Student Voice


February 26, 2024



New CBE program targets non-traditional students

April 29, 2010

The College of Business and Economics (CBE) is implementing an Adult Degree Completion Program (ADCP) in an attempt to attract working adults who have yet to earn a bachelor’s degree back to college.

“Over time what we will build is a program of one particular format that will attract mostly adult students,” ADCP Director Michael Bilden said. 

The program is currently in the planning stages, but Bilden said it will be up and running shortly.

“Right now we’re marketing the program with individual advising and counseling and we’ll be offering evening courses in the fall,” he said.

To start, Bilden said the program will be focused on helping those in the business administration program.
The program is advertised on its Web site as a way for parents or working adults to gain the, “professional advancement opportunities that earning a degree can provide.”

Bilden was hired by CBE earlier this semester specifically to head the program, CBE Dean Glenn Potts said.  He was chosen because of his familiarity with the challenges non-traditional students face.

“Michael Bilden has tremendous experience in this area,” Potts said. “Not only did he work at Augsburg College [Minn.] with adult students as an admissions counselor, but he was an adult student at UW-Superior himself.”
Bilden said his time at Superior gives him a feel for what prospective ADCP students will be looking for.

“I was working full-time and in college full-time,” he said. “I needed to attend college during the day on a very traditional schedule.  I can understand how the program needs to be tailored for working students.  We are trying to lessen the time they spend here during the day.”

ADCP will consist of evening courses to start, Bilden said.  The program may add weekend and online courses if the need arises.  Shorter, eight to 10 week classes may also eventually become part of the plan.

“For fall, we’re looking at September to December courses, but many adult focused programs have shorter, more intense and more condensed courses to get students through quicker,” he said.

Michael Bebault is a non-traditional UWRF senior who returned to school to finish his bachelor’s degree.  He is seemingly the type of student that ADCP will be geared towards.  Bebault said in an e-mail that for him catching up with technology has been a struggle at times.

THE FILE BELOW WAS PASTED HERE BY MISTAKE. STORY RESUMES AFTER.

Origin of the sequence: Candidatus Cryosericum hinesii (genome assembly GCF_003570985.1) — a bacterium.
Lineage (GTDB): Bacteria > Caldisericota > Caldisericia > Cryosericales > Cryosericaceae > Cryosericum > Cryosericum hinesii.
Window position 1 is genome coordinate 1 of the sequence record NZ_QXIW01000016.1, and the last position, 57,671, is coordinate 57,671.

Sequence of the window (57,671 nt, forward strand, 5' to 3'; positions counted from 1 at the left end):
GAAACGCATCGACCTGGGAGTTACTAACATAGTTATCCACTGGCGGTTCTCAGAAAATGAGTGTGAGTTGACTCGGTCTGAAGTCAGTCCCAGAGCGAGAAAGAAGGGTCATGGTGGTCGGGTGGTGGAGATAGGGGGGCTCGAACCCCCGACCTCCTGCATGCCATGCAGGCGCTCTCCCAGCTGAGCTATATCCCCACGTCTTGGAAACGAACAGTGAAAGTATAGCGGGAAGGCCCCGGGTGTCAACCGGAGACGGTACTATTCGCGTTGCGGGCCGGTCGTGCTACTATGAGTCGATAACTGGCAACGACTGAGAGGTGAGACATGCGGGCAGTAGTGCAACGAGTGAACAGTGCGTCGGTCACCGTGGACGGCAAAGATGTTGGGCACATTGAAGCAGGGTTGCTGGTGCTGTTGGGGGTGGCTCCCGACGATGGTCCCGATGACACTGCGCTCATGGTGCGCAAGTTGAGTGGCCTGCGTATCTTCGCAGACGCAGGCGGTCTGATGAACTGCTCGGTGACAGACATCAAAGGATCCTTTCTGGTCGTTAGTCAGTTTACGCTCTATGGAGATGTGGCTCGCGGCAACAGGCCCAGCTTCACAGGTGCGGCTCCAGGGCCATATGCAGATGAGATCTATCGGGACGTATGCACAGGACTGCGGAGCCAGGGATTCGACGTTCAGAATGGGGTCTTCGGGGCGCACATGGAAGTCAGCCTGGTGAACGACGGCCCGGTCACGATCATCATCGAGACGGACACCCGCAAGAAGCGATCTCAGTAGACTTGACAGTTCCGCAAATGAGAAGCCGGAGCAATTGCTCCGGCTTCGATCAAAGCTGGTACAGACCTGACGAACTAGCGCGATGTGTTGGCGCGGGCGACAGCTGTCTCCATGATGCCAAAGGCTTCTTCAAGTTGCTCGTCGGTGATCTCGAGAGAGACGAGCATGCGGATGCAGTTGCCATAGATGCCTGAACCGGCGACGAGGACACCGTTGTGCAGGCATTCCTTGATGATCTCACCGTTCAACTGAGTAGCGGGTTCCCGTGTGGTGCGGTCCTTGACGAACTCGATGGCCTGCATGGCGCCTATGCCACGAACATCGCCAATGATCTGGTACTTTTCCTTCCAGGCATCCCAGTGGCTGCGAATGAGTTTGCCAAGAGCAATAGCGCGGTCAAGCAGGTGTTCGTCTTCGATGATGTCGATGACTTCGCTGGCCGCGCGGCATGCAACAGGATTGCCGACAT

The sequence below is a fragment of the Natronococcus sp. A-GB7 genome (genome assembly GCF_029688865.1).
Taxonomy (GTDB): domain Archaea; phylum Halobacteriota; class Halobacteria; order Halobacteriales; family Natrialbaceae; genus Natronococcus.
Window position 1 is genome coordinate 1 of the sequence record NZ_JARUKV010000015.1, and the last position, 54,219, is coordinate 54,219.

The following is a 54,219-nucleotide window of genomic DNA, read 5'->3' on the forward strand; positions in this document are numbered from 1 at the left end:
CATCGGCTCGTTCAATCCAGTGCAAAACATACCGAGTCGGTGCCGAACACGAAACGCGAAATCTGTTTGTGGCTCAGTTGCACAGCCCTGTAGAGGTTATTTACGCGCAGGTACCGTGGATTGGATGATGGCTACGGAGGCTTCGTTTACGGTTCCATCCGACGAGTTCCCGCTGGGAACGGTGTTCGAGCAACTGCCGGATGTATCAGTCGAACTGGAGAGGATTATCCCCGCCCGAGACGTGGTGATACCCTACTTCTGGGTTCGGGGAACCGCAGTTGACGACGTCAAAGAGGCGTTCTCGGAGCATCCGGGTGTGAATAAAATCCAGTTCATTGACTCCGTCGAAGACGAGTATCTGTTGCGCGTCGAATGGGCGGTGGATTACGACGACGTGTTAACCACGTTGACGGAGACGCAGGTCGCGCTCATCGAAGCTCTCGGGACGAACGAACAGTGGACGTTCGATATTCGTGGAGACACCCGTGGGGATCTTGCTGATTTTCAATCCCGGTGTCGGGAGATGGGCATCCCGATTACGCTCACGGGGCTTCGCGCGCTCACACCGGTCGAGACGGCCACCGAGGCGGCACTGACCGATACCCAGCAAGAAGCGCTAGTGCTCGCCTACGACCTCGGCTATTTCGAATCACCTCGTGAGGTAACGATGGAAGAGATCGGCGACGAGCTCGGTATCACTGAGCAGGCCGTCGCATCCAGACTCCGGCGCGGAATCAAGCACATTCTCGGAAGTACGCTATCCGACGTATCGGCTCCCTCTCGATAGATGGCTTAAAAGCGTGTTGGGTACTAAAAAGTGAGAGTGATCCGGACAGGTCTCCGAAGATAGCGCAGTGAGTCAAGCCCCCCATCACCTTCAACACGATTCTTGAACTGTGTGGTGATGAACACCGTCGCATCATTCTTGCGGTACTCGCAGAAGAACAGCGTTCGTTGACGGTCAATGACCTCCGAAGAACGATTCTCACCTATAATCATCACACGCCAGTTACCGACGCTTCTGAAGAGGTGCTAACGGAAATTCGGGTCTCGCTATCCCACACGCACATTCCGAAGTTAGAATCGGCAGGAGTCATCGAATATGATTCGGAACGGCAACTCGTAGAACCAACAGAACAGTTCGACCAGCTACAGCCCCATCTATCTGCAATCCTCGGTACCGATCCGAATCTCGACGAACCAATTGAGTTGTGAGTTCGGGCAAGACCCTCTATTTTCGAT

“I have an associates degree in architecture and pre-engineering,” he said. “I got my first degree in my twenties; I am 52 now.  The biggest challenge [has been] computer technology.  I have been forced to catch up with the rest of the world in the computer age.”

Issues non-traditional students can have with technology as well as time management will be addressed as a part of ADCP, Bilden said.

Currently, plans are for the program to begin with approximately 40 students attending half-time and to increase that number to around 120 over a three to four year period.

Though no admissions criteria for the Adult Degree Completion Program have been established, Bilden said previous college credits and time in the workplace will be helpful for prospective students.

“It’s best if they come in with a year or two of college under their belt but there are no hard and fast rules set,” he said. “Over the next few months those things will become clearer.  We’re also looking at prior learning assessments and how we can tie work experience in to the program.”

According to Bilden, wherever the experience comes from it will help students complete their degree quicker.
“The bottom line is speed to completion; helping students reach their bachelor’s degree and get on with their lives,” he said.

Admission into ADCP will require participants to pay a fee for the program.

“It will be a self-funding program but there will be a slight premium on top of standard tuition,” Potts said.
The amount of the fee and payment times are still being determined, Bilden said.

“I’m waiting to see what the UW System sets tuition at and that will happen sometime this summer,” he said. “I’m also still learning about segregated fees and how they might tie in to the budget.”

Potts said he’s excited to see the results of the program once it’s fully established.

“It’s a pretty neat thing actually,” he said. “We’re looking forward to the graduation day when 30 of these students walk across the stage and wave to their kids in the audience.”